It is startling to pass by a shrub or small tree in the yard and suddenly notice a gray, football-shaped hornet nest hanging down. Hornets have received such bad press in cartoons and folklore that you might instinctively cover your face and run.
In fact, hornets are not particularly aggressive towards humans. If left undisturbed they will go about their business of building their nest and capturing caterpillars, small grasshoppers, flies and bees.
The most common hornet is called “bald-faced” because the yellow head contrasts with the dark brown body. Hornets build their nests from chewed wood fiber, which is used to make hollow layers, like an onion, around a branch. They enter and exit the nest from an opening at the lower end.
It is often not necessary to destroy a hornet nest. When their flight path is overhead and the nest is away from curious children, hornets can be left alone.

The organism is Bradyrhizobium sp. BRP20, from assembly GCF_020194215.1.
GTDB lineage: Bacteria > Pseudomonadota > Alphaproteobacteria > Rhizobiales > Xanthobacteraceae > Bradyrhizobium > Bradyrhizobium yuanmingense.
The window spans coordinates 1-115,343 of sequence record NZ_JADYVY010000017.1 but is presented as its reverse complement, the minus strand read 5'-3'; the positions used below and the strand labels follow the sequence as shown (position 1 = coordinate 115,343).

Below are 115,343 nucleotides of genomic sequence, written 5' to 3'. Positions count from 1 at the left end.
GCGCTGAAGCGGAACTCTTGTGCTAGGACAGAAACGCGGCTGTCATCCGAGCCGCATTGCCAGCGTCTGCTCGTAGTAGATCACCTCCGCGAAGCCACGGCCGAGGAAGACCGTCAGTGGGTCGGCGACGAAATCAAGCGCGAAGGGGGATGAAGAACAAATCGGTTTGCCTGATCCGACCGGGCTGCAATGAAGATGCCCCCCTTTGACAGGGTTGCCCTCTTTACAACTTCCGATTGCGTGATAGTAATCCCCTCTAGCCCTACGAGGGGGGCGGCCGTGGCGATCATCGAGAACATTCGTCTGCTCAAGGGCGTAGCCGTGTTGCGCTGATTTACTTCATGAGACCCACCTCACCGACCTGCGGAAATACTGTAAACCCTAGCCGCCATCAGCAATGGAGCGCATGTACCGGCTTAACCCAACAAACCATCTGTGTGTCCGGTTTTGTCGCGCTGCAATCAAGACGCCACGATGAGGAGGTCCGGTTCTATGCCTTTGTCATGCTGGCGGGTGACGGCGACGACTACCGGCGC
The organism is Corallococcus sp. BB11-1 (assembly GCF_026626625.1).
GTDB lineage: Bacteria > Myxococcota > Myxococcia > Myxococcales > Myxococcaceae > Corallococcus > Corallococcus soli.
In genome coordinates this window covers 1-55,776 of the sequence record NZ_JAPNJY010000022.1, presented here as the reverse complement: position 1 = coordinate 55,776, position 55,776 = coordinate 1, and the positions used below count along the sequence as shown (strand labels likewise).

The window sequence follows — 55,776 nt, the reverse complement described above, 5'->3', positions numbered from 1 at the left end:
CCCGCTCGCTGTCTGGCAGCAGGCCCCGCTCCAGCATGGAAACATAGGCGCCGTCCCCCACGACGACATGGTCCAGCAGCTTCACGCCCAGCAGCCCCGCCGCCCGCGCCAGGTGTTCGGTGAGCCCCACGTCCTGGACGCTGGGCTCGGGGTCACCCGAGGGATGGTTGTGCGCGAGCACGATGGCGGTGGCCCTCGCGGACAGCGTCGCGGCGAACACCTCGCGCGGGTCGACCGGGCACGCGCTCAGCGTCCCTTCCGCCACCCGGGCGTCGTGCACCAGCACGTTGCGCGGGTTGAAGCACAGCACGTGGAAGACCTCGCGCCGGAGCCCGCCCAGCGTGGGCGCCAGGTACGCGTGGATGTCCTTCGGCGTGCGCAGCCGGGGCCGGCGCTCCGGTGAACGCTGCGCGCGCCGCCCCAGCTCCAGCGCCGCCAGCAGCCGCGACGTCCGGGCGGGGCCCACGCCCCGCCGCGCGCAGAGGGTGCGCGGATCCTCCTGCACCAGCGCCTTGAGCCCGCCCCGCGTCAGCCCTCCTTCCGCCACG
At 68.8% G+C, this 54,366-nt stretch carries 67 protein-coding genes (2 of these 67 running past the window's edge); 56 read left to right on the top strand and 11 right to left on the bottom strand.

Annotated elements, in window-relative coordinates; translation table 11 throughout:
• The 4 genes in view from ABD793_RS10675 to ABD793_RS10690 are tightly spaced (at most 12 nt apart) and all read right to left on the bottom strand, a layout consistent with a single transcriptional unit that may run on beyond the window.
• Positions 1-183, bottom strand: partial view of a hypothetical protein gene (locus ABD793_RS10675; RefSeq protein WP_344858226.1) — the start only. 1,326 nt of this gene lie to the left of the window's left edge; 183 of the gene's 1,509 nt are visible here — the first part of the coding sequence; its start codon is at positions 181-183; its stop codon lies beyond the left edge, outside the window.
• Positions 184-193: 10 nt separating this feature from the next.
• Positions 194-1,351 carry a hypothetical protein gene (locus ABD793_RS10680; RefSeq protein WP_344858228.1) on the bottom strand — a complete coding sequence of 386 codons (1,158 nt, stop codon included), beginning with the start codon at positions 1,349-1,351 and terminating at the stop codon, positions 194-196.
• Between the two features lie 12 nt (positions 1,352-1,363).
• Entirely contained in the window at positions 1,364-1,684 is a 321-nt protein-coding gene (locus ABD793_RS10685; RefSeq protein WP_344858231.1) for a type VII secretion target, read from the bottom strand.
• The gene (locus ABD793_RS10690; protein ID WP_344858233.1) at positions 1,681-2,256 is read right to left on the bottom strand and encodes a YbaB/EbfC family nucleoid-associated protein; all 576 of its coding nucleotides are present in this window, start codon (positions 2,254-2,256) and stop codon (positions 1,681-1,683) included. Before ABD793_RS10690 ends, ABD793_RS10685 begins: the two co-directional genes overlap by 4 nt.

They are beneficial insects, consuming many insect pests of the garden and landscape.
If a nest is too close for comfort, an aerosol Wasp & Hornet spray can be used after dusk, when the insects are in their nest. If the nest is in a shrub you’d like to keep from harm, use a water-based garden insecticide. Otherwise the petroleum insecticide carrier in the aerosol spray will kill plant leaves.
Hornets do not overwinter in their nest. Their former home can be taken down in winter after a hard freeze kills any remaining brood.